Knowledge is one of four critical factors required for succeeding in sales or business of any kind. Yesterday I shared with you the two types of knowledge and if you only engage on the first level, it won’t help you much. Now you need to understand there are seven topics you should be very knowledgeable in that will greatly affect your ability for succeeding in sales. (Remember: If you are in business or in ministry, you are in sales, regardless of the title on your business card!) Let’s get started…
1. Know thyself: What are your strengths and weaknesses in these areas?
Do you speak well? Are you clear? Poor enunciation, a thick accent, a soft voice can all hinder your effectiveness. If you want to excel in your market, adjust to their expectations, don’t expect the market to accommodate you. When you speak, do people ask you… “What’s your point?” Do people seem to lose interest when you are talking or do they gather around to hear what you are saying? Do you know what “net talk” is? Jesus was the master at that. Look at how few words He used to tell a story or share a parable. Amazing. We can learn a lot from His example.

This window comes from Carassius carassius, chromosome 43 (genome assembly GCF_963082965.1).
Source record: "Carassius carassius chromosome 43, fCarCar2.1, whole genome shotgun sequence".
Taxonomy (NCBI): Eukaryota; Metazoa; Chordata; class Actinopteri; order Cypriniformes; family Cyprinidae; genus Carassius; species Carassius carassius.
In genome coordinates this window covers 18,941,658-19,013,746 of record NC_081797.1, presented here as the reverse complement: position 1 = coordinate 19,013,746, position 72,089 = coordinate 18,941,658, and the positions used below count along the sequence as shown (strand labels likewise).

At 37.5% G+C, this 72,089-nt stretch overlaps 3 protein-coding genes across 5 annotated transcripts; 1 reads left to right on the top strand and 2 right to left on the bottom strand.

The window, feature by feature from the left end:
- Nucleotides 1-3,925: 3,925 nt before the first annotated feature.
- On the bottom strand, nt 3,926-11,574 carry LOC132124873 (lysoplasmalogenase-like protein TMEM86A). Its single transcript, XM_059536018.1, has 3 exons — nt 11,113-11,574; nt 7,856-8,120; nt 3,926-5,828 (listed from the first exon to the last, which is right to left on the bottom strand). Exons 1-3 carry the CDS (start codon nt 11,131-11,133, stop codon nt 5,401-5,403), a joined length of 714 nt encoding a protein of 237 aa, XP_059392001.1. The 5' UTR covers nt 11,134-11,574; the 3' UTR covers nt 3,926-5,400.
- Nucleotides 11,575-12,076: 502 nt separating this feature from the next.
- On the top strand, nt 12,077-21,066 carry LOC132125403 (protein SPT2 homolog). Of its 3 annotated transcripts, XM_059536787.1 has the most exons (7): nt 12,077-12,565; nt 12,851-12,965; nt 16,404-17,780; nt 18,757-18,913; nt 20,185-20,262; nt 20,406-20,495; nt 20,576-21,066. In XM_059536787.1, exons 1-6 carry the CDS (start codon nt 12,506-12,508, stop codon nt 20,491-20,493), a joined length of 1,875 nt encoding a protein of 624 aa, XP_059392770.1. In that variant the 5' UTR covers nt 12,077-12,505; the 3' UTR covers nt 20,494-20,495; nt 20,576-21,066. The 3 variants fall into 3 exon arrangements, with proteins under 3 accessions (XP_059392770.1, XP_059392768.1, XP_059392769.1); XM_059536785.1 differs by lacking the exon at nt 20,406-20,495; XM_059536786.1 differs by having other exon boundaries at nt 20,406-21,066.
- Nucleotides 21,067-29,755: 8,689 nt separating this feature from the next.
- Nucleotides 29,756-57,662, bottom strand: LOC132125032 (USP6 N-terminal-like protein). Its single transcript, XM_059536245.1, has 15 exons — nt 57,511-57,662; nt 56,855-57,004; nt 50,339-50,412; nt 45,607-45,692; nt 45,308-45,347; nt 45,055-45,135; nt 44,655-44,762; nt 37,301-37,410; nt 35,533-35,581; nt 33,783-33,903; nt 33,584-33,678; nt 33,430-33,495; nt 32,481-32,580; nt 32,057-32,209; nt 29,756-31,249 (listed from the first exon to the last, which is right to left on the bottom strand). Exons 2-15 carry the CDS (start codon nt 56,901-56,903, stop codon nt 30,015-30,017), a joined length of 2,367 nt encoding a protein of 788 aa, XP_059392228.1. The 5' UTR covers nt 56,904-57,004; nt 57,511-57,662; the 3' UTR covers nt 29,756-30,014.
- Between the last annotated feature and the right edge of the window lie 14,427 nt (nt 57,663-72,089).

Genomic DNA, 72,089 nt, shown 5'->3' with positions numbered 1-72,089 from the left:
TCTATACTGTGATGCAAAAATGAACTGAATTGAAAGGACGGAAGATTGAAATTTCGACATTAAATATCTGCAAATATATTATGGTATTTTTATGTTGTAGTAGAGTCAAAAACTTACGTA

Right brain skills
Can you communicate with illustrations, stories, examples and demonstrations? Your right brain taps into imagination. It allows for internalization. People can understand logic but they remember stories and illustrations, examples and demonstrations. That’s why Jesus communicated so often using that. For every major point of your value proposition, you should have an illustration or example, a story or demonstration to help people own the understanding of the point you are making.
Left brain skills